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Has UFC resurrected the sport of boxing?

By Josh Leadbetter in Opinions

October 20, 2011

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Photo courtesy of Google Images

For a long, long time, boxing has been a relatively dead sport. Once considered the top sport in America, it has fallen off that pedestal in recent times.

There are many reasons for this collapse, including primarily the rise of the National Football League and National Basketball Association, which attract many of the athletes that would have otherwise been drawn to the ring. There is a direct correlation between the rise of the NFL and NBA and the regression of boxing.

Since the early part of the 1980’s when the athletes in both the NBA and NFL started to receive million dollar contracts, the young talent that would have been boxing switched to these safer sports.

Can you name any boxer from the early-middle 1990’s worth anything (besides Iron Mike)?

This is still the case today; many of our youth are joining peewee football and basketball instead of joining boxing gyms.

However, in mainly the last two years interest in boxing has been on the climb from irrelevancy to packing the Dallas Cowboys’ Stadium.

So where has this recent surge in boxing interest come from?

I believe we could credit the growing popularity in boxing from its main competitor, the UFC. The Ultimate Fighting Championship has had an incredible rise in viewership in the last ten years bringing attention back to combative sports.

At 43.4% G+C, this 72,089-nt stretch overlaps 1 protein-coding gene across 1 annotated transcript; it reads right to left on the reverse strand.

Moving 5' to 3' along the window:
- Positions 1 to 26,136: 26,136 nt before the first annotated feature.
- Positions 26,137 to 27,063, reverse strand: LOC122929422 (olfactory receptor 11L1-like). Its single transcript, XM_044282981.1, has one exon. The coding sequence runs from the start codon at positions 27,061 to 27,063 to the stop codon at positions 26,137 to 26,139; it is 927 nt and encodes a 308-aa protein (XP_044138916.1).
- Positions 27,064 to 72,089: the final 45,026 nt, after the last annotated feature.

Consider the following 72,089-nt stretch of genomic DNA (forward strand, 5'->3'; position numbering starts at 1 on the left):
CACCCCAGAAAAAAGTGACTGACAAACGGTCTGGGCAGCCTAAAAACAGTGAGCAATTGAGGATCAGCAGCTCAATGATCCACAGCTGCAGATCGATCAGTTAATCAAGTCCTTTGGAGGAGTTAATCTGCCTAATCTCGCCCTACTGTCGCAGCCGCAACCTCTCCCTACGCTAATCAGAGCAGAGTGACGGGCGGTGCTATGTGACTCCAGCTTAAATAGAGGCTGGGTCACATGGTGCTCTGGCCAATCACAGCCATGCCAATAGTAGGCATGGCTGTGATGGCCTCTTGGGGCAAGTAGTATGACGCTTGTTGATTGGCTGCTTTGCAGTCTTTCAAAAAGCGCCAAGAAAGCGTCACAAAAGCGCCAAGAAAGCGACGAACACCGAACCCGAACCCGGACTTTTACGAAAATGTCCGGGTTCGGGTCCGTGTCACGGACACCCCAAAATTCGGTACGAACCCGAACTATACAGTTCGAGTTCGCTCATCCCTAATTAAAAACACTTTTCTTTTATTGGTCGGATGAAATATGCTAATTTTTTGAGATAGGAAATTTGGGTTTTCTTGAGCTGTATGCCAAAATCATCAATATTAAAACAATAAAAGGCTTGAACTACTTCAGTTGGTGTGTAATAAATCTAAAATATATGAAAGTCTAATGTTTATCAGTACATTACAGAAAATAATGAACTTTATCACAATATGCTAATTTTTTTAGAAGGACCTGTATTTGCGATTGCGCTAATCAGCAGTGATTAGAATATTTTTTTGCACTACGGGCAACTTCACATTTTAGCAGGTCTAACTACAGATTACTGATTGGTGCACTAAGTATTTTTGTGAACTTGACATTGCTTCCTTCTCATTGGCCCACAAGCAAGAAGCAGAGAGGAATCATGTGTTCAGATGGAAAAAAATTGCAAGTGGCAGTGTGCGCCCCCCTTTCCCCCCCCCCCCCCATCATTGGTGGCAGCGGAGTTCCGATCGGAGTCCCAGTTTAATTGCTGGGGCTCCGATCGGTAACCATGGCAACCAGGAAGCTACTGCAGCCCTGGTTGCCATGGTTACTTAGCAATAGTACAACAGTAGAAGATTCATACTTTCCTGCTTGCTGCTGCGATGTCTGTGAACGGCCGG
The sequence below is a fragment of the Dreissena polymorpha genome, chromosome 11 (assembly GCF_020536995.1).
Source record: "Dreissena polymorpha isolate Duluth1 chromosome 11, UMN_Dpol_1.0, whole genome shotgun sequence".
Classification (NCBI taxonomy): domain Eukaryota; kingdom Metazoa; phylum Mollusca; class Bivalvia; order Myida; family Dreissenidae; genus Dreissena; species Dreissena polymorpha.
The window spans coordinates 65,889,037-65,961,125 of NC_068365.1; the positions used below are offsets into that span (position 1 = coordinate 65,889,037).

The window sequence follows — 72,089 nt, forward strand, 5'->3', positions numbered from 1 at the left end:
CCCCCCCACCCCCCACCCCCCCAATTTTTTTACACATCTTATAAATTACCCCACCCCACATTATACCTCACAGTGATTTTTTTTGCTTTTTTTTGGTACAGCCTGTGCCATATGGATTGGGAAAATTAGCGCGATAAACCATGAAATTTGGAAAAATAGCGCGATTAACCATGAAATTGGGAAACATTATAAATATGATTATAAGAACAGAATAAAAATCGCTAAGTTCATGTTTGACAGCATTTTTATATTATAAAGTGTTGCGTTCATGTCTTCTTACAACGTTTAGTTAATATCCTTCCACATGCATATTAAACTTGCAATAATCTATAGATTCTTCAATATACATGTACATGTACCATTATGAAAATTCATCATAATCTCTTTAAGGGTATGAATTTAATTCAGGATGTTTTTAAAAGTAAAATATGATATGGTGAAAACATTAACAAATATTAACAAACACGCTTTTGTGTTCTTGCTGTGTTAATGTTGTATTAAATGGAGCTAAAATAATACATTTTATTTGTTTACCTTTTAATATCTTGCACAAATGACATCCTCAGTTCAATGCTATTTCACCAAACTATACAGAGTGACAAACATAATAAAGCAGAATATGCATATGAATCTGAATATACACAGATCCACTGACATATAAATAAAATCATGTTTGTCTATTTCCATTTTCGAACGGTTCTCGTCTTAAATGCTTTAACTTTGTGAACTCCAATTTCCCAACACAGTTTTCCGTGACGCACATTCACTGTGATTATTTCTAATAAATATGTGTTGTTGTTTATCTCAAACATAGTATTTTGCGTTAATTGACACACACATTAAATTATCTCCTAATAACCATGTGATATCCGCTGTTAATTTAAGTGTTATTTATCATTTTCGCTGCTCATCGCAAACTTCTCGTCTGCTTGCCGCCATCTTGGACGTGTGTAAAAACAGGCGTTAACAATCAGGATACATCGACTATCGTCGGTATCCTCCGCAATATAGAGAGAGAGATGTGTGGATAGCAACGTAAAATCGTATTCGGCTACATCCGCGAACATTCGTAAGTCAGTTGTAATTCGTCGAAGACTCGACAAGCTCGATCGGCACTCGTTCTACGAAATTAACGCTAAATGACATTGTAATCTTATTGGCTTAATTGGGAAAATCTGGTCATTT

Incredible athletes (and highly marketable as well) trained in many different fighting disciplines has given adrenaline junkies a reason to watch TV again.

However, the athletes who made the sport famous such as Chuck “Iceman” Liddell, Tito Ortiz, “Rampage” Jackson and Ken Shamrock are old and losing decisively in the cage.

One can argue that current champions Georges St-Pierre and Anderson Silva have been “too good” since neither of these gentlemen have lost since 2007 and 2006 respectively.

The UFC has gone stale. They draw prospects from watered-down circuits or smaller shows and promote them as superstars. For instance, the current UFC Light Heavyweight Champion Jon Jones, who is 24, has only had 15 professional fights, 7 of which were against “nobodies” in Mixed Martial Arts.

So where do the adrenaline junkies get their fix, then?

In comes boxing. Boxing knows this and has jumped at the chance to promote their superstars heavily. We all have seen the commercials featuring Manny Pacquiao.

Boxing has been hyping up a future match-up between two of the best fighters to come around since the 1980’s, Floyd Mayweather and Manny Pacquiao, for nearly two years now. This has drawn a considerable amount of interest in the sport once again.

Have you noticed the way the last two pay-per-view matches ended?

The Mayweather-Ortiz fight ended in dramatic fashion to say the least. Floyd Mayweather controversially knocked out Ortiz with perhaps a sucker punch after being head-butted by Victor Ortiz.

Floyd Mayweather, who was accompanied to the ring by a rapping 50-Cent, eccentrically talked trash to the commentary personality Larry Merchant.

Larry Merchant, 80, responded to Mayweather’s alleged acknowledgement of a bias toward him by saying “I wish I was 50 years younger and I would kick your ass.” Did I mention Larry Merchant was 80 years old?

Even more recently, the Chad Dawson – Bernard Hopkins fight also ended quite controversially with Dawson securing a “TKO” and included some serious trash talking after the fight.

All this controversy has brought boxing back into the spotlight and with the perhaps dying of the UFC (including thankfully TapOut apparel). Whether or not boxing can grab on to this opportunity to reclaim some of the spot light it once had is still up in the air but its looking positive for the future.

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